The $100 laptop's identity crisis
The computer's name keeps changing with concept
As if the kids in developing nations didn't have to work hard enough to survive, they now have to keep up with all the name changes of the so-called $100 laptop.
MIT's Nicholas Negroponte is now calling the device the "XO," according to Fortune. For a while, it was called the 2B1 (the name that still appears on its official Web site) and before that it was the $100 laptop from the One Laptop Per Child organization.
The name, of course, isn't the only thing that's changed--it will probably cost $130 initially and only get toward $100 in 2008. The laptop is targeted at emerging markets where a few computers can supplement the school curriculum for kids or let individuals create businesses. The results of putting PCs in villages are always interesting: In Mali, radio stations have set up e-mail services that let villagers send messages to each other and communicate quickly. There aren't a lot of phones.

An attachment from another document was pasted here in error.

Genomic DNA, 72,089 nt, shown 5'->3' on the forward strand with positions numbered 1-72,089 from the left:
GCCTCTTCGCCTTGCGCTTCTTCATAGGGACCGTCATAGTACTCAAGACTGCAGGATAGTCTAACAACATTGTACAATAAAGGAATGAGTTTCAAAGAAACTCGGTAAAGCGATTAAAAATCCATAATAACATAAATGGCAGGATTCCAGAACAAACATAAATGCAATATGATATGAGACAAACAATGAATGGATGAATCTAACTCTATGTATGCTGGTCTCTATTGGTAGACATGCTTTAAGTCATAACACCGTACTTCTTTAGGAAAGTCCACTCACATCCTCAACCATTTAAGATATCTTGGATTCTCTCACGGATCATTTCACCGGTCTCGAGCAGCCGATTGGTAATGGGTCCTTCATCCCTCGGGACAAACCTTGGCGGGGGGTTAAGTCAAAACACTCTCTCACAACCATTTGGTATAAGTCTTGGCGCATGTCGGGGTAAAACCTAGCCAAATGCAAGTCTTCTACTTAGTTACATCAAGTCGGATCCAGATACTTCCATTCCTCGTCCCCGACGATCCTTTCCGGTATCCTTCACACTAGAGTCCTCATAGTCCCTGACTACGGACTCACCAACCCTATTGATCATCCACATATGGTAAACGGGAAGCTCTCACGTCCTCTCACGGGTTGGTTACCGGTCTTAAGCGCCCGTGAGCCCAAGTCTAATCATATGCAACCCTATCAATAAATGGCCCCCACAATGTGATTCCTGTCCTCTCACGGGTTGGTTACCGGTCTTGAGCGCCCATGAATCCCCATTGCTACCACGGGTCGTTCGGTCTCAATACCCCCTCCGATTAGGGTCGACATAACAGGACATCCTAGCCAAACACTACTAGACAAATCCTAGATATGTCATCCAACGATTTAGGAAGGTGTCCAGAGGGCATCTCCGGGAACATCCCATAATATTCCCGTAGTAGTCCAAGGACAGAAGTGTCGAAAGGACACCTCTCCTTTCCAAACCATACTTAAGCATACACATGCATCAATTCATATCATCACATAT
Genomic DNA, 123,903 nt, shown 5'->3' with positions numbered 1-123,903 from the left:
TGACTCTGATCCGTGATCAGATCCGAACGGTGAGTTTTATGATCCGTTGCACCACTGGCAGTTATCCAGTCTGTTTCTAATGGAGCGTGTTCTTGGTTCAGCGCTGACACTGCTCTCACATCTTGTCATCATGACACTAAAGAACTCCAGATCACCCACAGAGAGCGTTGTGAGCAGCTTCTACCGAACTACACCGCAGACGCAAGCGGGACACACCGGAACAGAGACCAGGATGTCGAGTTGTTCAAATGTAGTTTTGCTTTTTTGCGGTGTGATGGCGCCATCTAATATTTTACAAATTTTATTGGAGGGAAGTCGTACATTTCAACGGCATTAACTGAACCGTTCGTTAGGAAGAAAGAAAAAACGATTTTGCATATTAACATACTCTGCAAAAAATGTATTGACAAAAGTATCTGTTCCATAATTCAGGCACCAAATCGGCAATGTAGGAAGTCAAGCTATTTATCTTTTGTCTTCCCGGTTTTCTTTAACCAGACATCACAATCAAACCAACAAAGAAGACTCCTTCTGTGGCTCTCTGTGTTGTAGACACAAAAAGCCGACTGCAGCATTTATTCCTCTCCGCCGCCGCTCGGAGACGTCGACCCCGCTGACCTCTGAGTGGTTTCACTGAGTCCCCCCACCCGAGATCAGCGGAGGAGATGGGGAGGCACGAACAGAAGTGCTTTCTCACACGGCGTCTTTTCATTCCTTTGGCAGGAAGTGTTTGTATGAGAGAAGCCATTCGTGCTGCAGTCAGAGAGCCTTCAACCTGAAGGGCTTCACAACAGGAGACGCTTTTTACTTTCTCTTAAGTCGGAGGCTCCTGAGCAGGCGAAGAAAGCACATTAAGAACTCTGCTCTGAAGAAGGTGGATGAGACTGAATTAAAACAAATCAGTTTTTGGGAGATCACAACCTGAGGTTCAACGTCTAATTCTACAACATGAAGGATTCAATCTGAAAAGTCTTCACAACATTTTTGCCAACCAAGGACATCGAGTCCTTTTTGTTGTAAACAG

Despite all the publicity, the XO is only one of several computers designed for people in the emerging world. It also seems to be the one with the most potential flaws. It has no hard drive, for one thing, and needs to be subsidized by governments. However, when you start it up, it does play a few bars from a U2 song.